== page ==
There’s no doubt about it, when most of us think about networking we bring to mind an early morning or evening gathering over a soggy bacon sandwich or warm glass of wine.
But in doing so, are we missing out on some of the less obvious chances to network? And in turn, standing guilty of ignoring some excellent opportunities to develop ourselves and our careers.
In fact, there are networking opportunities every time we interact with other humans. The quality of that interaction either strengthens or weakens our social capital. To explain, we may be familiar with financial capital (‘investment capital’, ‘working capital’ etc.), but what social capital seeks to draw attention to is the way that our lives might be made more productive through social ties.
Indeed, the only way we can accumulate social capital is through interaction with others; we can’t do it alone. This is why it’s often defined in a more direct way by “What other people say about us when we’re not in the room”.
Working with creative industry clients, whose freelance world revolves around the contacts they make, I often mention "The Bus Stop Test." It goes like this: We are waiting for a bus. The elderly lady next to us in the queue mentions something about the weather. Do we talk with her or do we just nod our head and carry on waiting?
Being open to opportunity often involves finding it in the most unlikely places. We sometimes discount these happenstances for fear of feeling foolish. But who knows whether the elderly lady’s favourite nephew has just been appointed a senior VP and is coincidentally now on the lookout for talented hires to expand his team?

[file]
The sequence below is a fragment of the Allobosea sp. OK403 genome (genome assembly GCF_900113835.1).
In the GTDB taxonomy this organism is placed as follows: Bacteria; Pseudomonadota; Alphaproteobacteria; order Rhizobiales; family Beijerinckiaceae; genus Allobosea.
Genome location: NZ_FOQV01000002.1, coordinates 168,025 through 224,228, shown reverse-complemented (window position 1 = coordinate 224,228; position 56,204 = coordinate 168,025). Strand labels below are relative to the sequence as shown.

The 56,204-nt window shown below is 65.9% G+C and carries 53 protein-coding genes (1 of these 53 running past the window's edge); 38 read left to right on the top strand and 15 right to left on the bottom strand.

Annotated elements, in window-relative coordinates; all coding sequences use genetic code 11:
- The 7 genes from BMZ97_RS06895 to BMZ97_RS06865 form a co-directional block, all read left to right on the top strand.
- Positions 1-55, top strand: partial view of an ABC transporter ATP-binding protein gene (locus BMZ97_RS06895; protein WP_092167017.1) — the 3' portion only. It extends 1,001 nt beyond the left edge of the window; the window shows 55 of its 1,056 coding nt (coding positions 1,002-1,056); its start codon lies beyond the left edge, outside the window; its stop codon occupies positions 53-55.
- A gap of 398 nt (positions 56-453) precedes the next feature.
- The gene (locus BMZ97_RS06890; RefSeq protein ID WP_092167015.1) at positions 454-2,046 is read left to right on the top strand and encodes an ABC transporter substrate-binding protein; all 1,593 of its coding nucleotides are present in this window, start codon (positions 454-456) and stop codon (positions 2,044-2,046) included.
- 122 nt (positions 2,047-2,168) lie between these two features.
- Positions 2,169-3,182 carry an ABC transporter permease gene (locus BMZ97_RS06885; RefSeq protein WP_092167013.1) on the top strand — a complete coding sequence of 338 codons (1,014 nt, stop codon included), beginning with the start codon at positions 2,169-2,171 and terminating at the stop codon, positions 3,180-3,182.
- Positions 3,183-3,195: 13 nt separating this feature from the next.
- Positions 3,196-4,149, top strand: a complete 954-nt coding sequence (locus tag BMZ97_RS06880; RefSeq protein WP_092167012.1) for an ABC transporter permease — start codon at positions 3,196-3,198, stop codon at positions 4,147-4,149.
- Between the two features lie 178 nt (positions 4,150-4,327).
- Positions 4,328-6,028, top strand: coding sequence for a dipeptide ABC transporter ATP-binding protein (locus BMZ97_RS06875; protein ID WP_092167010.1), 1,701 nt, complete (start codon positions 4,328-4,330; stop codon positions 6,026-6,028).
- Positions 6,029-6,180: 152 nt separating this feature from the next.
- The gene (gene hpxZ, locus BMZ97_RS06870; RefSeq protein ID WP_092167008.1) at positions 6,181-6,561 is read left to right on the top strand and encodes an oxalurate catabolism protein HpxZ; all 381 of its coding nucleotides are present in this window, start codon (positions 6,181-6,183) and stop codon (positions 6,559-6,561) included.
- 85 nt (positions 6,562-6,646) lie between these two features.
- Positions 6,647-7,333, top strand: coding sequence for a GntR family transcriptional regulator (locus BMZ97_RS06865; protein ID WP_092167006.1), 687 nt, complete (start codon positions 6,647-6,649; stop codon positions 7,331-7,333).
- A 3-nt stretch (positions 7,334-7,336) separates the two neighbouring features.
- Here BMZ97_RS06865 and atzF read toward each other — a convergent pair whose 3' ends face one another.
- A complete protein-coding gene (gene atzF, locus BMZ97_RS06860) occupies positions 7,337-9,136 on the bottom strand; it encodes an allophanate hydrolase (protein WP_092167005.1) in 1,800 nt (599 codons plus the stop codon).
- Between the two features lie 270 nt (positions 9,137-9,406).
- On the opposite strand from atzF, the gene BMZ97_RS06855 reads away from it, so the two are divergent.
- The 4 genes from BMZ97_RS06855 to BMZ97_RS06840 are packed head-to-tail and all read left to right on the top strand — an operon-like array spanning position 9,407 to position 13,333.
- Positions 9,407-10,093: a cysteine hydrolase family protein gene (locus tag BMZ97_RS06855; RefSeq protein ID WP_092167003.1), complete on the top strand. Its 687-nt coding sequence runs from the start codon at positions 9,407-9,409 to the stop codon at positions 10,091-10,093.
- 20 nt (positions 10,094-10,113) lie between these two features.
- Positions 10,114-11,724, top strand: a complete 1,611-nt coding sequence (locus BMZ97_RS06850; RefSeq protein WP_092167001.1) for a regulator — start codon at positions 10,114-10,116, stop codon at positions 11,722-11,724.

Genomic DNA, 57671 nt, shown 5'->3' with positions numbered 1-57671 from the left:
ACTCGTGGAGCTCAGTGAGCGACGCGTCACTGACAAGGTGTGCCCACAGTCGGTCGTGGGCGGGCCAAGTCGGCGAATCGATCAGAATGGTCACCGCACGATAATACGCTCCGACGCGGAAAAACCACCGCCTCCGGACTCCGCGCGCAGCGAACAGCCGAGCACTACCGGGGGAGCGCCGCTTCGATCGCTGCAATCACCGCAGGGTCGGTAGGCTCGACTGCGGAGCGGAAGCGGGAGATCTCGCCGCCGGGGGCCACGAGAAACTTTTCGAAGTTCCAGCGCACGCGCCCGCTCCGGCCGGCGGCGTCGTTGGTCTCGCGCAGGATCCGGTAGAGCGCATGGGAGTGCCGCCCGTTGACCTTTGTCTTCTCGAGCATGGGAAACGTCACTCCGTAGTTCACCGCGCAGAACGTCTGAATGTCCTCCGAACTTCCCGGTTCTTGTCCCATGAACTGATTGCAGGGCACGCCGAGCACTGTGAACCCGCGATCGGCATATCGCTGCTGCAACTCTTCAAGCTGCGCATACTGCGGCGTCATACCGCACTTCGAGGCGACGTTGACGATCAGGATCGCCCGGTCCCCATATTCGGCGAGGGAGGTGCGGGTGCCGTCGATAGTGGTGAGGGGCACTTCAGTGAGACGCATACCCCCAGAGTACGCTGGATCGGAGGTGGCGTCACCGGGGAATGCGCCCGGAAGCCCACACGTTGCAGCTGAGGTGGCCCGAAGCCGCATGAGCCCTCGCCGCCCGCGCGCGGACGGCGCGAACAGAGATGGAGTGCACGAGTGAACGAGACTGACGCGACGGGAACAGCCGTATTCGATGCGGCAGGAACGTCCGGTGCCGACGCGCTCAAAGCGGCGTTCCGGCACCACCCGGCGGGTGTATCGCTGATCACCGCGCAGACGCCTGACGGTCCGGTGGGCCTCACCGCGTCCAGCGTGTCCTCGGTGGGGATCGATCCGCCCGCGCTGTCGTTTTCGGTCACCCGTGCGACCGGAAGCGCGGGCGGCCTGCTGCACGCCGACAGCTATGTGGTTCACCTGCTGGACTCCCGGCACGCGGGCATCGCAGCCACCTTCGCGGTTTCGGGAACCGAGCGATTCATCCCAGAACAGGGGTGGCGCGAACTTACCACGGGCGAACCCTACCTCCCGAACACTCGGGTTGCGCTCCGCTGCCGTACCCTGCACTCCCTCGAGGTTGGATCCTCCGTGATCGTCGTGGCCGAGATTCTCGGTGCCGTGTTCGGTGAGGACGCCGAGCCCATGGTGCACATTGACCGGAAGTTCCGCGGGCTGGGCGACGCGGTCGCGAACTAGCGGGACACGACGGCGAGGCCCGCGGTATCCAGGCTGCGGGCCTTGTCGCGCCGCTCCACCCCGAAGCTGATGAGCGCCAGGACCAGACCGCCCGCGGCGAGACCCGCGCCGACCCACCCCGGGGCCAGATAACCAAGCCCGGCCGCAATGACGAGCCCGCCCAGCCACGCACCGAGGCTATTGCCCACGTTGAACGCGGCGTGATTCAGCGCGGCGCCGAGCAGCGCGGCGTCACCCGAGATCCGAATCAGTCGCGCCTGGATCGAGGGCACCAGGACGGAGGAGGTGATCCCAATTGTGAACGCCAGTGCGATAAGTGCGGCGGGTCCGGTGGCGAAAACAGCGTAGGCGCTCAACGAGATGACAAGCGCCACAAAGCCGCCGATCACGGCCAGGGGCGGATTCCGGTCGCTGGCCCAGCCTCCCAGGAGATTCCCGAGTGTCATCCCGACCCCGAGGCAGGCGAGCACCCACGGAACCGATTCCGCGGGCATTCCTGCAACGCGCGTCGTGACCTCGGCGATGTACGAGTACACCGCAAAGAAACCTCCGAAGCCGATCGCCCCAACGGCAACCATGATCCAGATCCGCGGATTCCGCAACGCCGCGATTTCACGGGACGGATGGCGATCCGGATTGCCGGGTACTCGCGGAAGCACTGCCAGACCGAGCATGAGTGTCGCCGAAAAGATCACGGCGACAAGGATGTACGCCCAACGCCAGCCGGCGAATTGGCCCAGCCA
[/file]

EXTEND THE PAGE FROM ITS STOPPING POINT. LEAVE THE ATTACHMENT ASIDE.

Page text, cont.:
All of this is akin to studies of luck, where scientists have found that ‘lucky’ people are no different to any of us. They just adopt a more open attitude and therefore “consistently encounter chance opportunities”.
So, here are some other less obvious networking tips:
- By 2019, researchers estimate the average office worker will be trading over 120 emails per day. Every outward email is a chance to highlight who we are, so how we construct our email sign off matters.
- Interaction with LinkedIn provides a host of opportunities for us to network. But rather than tooting our own horn, we should note that the best form of networking involves lifting others up through positivity and encouragement. Hence, we should structure our interactions accordingly.
- First impressions matter. On-line photos therefore need to be appropriate for the context and the image we wish to portray (these days, this can be smart without having to conform rigidly to business attire). We shouldn’t spoil the effect by sloppy execution: let’s be conscious of formatting and image size requirements within the various social media platforms. A quick Google search will confirm all the details.
We should also bear in mind that "lucky" people benefit from another skill.
They carry a clear and consistent dialogue in their heads which, when called upon, explains quickly and memorably who they are and what their career project entails. In other words, they have a laser-like image of their desired direction of travel.
If we don’t have this kind of internal story worked out and ready to deliver at a moment’s notice, there’s some very good advice: We should all commit ourselves as soon as possible to construct one!
Darryl Howes MSc is the Managing Director of Strategic Business Network and works extensively with individuals, companies and various organisations to develop network and career management skills. Join the SBN LinkedIn Group and follow the Youtube channel for more tips from Darryl.